Let's make no mistake: translating does not mean saying the same thing in equivalent words. It changes the form. And liturgy is not information or teaching, whose only importance is its content. It is also symbolic action by means of significant 'forms'. If the forms change, the rite changes. If one element changes the total meaning changes. Think back, if you remember it, to the Latin sung High mass with Gregorian chant. Compare it with the modern post-Vatican II mass. It is not only the words, but also the tunes and even certain actions that are different. In fact it is a different liturgy of the mass. We must say it plainly: the Roman rite as we knew it exists no more. It has gone. Some walls of the structure have fallen, others have been altered; we can look at it as a ruin or as the partial foundation of a new building.One thing is abundantly clear: some of the liberals in the liturgical movement understood the radical revisionist implications of the movement far more clearly than many of the conservatives.
We must not weep over ruins or dream of an historical reconstruction. The liturgical renewal is a sign of the church's will to live -- just as the missionary and biblical renewals are. When the poor are dying of hunger because no one breaks the bread of the Word for them, something must be done. When we know what treasures of hope are contained in the liturgy but find that the 'key of knowledge' has been taken away and 'those who were entering hindered' (Lk. 11:52), we must open new ways to the sources of life, or we shall be condemned as Jesus condemned the Pharisees. But it would not be right to identify this liturgical renewal with the reform of rites decided on by Vatican II. This reform goes back much further and forward beyond the conciliar prescriptions. The liturgy is a permanent workshop.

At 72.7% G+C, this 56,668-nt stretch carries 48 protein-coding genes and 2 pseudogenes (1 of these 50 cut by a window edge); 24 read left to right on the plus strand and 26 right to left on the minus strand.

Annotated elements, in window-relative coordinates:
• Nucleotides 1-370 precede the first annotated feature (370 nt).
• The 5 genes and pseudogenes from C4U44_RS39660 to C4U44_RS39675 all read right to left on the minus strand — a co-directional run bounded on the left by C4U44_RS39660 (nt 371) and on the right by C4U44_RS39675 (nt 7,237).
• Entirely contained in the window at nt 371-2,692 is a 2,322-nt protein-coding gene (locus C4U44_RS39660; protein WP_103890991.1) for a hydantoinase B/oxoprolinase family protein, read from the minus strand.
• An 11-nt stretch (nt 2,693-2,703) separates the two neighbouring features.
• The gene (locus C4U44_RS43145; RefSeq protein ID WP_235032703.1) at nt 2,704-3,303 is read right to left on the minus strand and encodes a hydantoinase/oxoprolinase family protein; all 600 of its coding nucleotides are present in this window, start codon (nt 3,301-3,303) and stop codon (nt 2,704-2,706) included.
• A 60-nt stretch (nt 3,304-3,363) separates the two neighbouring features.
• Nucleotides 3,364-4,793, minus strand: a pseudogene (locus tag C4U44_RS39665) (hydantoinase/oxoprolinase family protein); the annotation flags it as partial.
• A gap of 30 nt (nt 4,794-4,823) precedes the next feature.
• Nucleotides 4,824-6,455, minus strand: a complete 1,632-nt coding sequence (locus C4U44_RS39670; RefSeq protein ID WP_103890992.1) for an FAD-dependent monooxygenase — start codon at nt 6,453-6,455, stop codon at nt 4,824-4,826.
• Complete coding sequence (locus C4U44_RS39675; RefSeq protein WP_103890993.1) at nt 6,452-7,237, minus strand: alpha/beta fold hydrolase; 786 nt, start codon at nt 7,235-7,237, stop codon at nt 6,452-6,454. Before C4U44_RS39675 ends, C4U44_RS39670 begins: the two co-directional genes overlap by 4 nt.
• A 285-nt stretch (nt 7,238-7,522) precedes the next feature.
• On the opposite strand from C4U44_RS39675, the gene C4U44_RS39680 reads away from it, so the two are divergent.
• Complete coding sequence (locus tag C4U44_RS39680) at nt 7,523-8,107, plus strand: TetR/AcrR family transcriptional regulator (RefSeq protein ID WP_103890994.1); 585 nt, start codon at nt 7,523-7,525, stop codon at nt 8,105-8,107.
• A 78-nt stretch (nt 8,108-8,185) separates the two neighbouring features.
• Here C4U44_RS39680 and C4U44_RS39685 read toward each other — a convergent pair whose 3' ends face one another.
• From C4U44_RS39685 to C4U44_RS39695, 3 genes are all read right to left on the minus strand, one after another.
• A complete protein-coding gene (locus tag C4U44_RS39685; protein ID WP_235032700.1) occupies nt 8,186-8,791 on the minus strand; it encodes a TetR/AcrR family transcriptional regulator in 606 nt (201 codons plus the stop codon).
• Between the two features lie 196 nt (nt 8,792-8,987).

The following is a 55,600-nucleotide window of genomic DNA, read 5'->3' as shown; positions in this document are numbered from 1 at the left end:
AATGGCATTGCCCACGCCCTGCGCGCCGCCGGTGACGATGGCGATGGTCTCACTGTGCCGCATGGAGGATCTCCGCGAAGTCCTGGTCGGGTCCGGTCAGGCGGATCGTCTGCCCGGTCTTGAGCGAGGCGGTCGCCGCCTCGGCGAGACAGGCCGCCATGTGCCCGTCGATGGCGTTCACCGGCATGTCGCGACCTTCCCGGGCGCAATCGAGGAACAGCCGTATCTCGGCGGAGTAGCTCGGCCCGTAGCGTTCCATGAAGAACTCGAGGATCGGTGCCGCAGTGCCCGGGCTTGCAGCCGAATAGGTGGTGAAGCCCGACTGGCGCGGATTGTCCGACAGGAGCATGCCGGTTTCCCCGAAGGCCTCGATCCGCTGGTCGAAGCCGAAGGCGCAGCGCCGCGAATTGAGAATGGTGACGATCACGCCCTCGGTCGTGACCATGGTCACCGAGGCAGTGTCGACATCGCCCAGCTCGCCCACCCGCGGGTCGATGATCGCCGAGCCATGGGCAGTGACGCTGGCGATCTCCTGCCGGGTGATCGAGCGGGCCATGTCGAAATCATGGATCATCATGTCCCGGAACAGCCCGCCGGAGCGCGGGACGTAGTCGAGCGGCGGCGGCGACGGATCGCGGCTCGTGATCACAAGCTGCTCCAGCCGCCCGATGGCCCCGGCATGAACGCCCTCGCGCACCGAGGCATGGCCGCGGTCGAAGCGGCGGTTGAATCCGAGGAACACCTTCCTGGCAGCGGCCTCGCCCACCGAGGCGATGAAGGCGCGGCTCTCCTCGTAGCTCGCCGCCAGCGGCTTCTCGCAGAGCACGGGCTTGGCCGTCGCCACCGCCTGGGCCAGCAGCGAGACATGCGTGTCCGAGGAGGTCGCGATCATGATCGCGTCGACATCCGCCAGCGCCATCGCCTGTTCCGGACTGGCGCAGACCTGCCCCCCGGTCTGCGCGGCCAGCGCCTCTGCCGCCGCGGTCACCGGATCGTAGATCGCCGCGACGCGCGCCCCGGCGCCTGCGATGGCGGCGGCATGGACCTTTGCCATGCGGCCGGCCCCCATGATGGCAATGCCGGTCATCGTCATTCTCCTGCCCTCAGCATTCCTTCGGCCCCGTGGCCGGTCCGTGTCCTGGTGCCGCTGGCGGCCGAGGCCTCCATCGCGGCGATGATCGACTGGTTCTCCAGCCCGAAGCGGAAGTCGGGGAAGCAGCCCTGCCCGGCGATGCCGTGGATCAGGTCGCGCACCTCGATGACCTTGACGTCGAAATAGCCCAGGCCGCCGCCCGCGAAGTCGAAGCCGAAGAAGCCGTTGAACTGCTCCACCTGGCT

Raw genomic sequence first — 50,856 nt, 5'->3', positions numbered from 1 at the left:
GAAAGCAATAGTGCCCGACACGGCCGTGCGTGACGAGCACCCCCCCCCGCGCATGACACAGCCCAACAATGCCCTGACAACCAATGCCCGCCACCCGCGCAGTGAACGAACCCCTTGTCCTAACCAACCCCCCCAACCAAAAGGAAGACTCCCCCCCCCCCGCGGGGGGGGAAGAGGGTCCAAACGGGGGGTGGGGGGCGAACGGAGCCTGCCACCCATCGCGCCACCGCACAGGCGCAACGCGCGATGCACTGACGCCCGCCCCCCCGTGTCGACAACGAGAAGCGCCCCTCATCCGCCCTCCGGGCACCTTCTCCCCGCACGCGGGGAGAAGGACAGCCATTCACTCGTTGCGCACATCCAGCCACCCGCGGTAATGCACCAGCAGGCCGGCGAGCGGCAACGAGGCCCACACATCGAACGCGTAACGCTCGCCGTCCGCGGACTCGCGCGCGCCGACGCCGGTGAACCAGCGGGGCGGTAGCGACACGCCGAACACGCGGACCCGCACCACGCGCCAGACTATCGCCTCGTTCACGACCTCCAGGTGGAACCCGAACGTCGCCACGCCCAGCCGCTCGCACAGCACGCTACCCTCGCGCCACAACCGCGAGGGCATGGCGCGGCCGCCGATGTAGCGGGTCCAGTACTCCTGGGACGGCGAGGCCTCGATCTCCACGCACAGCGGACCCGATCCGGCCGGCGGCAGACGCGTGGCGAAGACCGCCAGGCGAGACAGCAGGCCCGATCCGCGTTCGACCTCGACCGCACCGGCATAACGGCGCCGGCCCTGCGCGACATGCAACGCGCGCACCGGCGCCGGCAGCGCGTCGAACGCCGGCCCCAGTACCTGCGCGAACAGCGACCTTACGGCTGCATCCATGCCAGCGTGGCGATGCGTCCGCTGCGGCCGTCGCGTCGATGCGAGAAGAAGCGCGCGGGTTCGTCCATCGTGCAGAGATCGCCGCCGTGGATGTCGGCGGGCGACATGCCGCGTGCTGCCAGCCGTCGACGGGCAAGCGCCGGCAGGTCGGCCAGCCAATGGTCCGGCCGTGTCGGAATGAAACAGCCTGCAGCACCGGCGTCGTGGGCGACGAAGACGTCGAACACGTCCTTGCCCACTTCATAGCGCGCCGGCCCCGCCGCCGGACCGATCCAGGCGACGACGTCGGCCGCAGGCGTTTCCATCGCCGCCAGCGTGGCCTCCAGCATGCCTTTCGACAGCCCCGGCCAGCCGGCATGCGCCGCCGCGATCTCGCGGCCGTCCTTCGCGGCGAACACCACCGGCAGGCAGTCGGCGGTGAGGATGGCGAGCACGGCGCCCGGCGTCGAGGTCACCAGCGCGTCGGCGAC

Friday, February 13, 2015
Liturgist of the renewal: translation changes the form, which changes the rite
Fr. Joseph Gelineua, S.J. was described by Archbishop Annibale Bugnini, the chief architect of the New Mass, as “one of the great masters of the international liturgical world” in his The Reform of the Liturgy: 1948-1975 (Collegeville, MN: Liturgical Press, 1990), p. 221. It is interesting, and telling, to go back and read what was being written back in those days. Here is an excerpt from a book by Joseph Gelineau, S.J., The Liturgy: Today and Tomorrow, tr. by Dinah Livingstone (New York: Paulist Press, 1978), p. 11 (emphasis mine):